Although Skinner and I both drew on analytic philosophy, several of our differences reflect our debts to different strands of analytic philosophy and our different concerns. Skinner was influenced mainly speech-act theory and he wanted to defend a method. He drew on speech-act theory to argue that knowledge of the relevant conventions is necessary and perhaps even sufficient to ensure understanding of an utterance. He thus concluded that his contextualist method was a prerequisite of an adequate interpretation of a text. In contrast, as I said earlier, I drew on Davidson and philosophers of science to provide a historicist analysis of beliefs and social explanation. Unlike Skinner, I do not think there can be any necessary or sufficient condition for understanding. Obviously sensible historians will study the linguistic contexts of texts, but they will also study authors’ biographies and socio-economic contexts. There is no reason uniquely to privilege linguistic contexts. The Logic is not a methodological work; it is a philosophical analysis of social life.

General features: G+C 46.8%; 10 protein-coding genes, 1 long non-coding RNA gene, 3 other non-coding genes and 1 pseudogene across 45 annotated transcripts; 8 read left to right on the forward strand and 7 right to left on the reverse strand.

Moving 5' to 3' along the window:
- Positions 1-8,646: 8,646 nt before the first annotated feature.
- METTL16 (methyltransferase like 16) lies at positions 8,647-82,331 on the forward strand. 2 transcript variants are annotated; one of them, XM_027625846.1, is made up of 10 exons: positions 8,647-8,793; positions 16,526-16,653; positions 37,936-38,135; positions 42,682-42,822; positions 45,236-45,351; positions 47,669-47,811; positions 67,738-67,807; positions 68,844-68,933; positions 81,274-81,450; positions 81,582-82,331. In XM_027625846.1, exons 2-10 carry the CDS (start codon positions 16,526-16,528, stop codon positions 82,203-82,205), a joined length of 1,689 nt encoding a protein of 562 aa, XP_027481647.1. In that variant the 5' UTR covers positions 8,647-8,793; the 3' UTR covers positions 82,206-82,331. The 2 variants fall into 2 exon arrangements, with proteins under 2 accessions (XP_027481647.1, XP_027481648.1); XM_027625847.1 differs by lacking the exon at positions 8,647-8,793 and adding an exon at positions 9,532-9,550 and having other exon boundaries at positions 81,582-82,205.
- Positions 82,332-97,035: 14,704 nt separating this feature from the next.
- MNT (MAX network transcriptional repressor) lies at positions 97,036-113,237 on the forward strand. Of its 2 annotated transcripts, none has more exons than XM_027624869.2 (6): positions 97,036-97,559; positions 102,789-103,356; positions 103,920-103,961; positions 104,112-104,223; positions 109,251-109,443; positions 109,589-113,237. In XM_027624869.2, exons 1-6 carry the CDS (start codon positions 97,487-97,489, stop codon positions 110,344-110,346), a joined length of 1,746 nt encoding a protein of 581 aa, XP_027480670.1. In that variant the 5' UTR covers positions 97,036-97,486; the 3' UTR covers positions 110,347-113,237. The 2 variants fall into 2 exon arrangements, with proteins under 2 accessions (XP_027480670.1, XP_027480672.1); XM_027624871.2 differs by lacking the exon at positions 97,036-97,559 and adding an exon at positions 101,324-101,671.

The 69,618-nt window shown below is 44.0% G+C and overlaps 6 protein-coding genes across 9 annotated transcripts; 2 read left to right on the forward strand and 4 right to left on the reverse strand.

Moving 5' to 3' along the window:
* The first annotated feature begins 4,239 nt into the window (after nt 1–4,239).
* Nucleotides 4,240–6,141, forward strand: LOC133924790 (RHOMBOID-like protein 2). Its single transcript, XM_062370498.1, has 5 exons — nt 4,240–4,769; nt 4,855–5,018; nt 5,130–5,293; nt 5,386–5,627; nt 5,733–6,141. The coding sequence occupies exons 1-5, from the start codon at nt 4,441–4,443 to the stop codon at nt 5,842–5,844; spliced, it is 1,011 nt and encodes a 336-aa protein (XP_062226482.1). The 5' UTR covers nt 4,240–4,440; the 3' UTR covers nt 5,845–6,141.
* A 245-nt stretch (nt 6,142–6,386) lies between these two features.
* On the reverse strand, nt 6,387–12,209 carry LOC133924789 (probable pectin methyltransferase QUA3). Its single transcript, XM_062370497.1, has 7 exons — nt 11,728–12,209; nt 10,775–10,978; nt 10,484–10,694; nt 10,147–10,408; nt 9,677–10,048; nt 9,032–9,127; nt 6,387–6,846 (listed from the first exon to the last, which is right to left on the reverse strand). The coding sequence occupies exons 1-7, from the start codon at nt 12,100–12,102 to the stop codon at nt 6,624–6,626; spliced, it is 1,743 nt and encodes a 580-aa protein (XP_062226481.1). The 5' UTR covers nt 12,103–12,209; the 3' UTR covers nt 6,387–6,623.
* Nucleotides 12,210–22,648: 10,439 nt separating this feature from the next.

Having discussed how the Cambridge School grabbed my attention, I should add that to some extent their importance for my work is in the eye of the beholder. Of course, I greatly admire them. But my historical work owes more to the British New Left, especially E. P. Thompson and Stedman Jones, and most of the philosophical ideas in the Logic come from my earlier work on social explanation. Moreover, little of the work I have done since the Logic has related directly to the Cambridge School.
Since finishing the Logic, you have written much on governance. How does that work relate to your philosophy of history?